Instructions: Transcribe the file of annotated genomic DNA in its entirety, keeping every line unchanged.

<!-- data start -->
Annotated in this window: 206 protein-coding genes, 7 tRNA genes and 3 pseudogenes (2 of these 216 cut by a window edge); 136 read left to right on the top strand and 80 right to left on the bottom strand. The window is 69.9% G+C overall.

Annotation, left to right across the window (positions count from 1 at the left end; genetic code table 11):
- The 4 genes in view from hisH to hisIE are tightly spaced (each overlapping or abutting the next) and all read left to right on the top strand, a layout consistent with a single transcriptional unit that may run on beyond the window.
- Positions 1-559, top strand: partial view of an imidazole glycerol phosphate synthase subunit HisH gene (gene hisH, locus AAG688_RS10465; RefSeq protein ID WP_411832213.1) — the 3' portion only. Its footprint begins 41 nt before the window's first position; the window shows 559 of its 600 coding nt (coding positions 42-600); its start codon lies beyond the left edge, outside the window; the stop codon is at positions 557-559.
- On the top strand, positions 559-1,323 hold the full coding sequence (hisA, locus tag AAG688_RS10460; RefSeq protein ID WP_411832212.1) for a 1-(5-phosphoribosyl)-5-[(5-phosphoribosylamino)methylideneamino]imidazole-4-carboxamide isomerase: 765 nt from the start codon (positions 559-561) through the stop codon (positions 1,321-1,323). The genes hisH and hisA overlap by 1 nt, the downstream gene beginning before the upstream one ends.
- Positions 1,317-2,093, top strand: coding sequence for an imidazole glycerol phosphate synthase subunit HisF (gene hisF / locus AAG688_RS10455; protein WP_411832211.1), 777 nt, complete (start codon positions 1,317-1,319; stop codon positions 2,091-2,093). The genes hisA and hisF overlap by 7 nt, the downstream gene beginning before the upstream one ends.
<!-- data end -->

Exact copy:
Annotated in this window: 206 protein-coding genes, 7 tRNA genes and 3 pseudogenes (2 of these 216 cut by a window edge); 136 read left to right on the top strand and 80 right to left on the bottom strand. The window is 69.9% G+C overall.

Annotation, left to right across the window (positions count from 1 at the left end; genetic code table 11):
- The 4 genes in view from hisH to hisIE are tightly spaced (each overlapping or abutting the next) and all read left to right on the top strand, a layout consistent with a single transcriptional unit that may run on beyond the window.
- Positions 1-559, top strand: partial view of an imidazole glycerol phosphate synthase subunit HisH gene (gene hisH, locus AAG688_RS10465; RefSeq protein ID WP_411832213.1) — the 3' portion only. Its footprint begins 41 nt before the window's first position; the window shows 559 of its 600 coding nt (coding positions 42-600); its start codon lies beyond the left edge, outside the window; the stop codon is at positions 557-559.
- On the top strand, positions 559-1,323 hold the full coding sequence (hisA, locus tag AAG688_RS10460; RefSeq protein ID WP_411832212.1) for a 1-(5-phosphoribosyl)-5-[(5-phosphoribosylamino)methylideneamino]imidazole-4-carboxamide isomerase: 765 nt from the start codon (positions 559-561) through the stop codon (positions 1,321-1,323). The genes hisH and hisA overlap by 1 nt, the downstream gene beginning before the upstream one ends.
- Positions 1,317-2,093, top strand: coding sequence for an imidazole glycerol phosphate synthase subunit HisF (gene hisF / locus AAG688_RS10455; protein WP_411832211.1), 777 nt, complete (start codon positions 1,317-1,319; stop codon positions 2,091-2,093). The genes hisA and hisF overlap by 7 nt, the downstream gene beginning before the upstream one ends.